ALBANY, N.Y. (Legal Newsline) – Direct marketing companies are facing legal challenges over allegedly deceptive marketing practices in New York.
New York Attorney General Eric Schneiderman recently settled cases against Tristar Products and Product Trends in relation to allegedly misleading consumers about processing, shipping and handling costs associated with “buy one, get one” (BOGO) offers. The attorney general alleged that both companies failed to disclose that the "free" product would be assessed additional shipping and processing fees and failed to disclose the amount of those fees.
According to prosecutors, one customer responding to a “Buy Three, Get Three” offer for Tristar’s Genie Bras marketed at $19.99 wound up paying $101. Further, prosecutors alleged that this was indicative of a system in which customers were subjected to confusing ordering processes that focused on "upsells" and adding additional purchases and refused to allow customers to review or edit orders prior to processing.
“Material terms of advertised offers must be clearly and conspicuously disclosed,” Adam Solomon, promotions and marketing compliance attorney at Michelman & Robinson, told Legal Newsline. “Specifically [marketers] must disclose the amount of any processing and handling fee for the second item in a BOGO offer.”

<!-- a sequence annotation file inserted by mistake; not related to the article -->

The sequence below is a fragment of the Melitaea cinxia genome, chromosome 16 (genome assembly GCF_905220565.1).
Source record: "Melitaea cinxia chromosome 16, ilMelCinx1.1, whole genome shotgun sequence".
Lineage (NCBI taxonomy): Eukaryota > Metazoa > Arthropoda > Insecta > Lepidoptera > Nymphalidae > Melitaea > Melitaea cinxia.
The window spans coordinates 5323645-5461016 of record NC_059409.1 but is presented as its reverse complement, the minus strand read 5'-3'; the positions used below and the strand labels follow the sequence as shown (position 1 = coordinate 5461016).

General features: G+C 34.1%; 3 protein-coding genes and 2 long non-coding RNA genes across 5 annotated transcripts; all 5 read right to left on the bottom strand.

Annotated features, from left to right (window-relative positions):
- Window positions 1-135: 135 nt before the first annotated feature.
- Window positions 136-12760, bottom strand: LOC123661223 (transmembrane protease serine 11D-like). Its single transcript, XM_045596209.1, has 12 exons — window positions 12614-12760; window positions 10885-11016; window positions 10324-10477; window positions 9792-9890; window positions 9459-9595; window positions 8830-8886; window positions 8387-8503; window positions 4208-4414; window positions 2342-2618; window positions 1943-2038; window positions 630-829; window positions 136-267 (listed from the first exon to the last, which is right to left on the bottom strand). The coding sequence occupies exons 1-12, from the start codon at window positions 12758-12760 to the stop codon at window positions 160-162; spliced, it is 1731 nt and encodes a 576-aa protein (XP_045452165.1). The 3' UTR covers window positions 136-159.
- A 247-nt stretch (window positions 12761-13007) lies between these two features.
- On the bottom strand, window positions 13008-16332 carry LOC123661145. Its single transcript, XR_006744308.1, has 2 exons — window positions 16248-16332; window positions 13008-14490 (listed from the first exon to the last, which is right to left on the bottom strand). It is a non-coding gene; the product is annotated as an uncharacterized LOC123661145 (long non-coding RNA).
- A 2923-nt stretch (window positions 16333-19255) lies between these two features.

The settlement compels Tristar and Product Trends to reform their marketing and customer service practices, similar to the settlement that New York and the Federal Trade Commission reached with Allstar Marketing Group last spring. Customers must also be able to review and edit their orders before processing according to the terms of the settlement.
Solomon said that the settlements would surely have ripple effects through the direct marketing industry. He encouraged direct marketers to take this opportunity to review their advertising, ordering process and customer service practices in light of these settlements.
“These cases were part of a wider investigation into the advertising and sales practices used by the direct marketing industry,” said Solomon.
New York authorities launched an investigation into the two companies after receiving hundreds of complaints, many forwarded to the Attorney General’s Office by the Better Business Bureau. Schneiderman is continuing a sweeping investigation into the practices of the direct marketing industry, according to Solomon.
“Regulators have been focusing on the direct marketing industry for a long time and the industry will continue to receive scrutiny,” Solomon said. “These settlements should serve as a reminder to all companies that material terms must be clearly disclosed.”
Additionally, monetary penalties of $700,000 and $175,000 were assessed to Tristar and Product Trends respectively.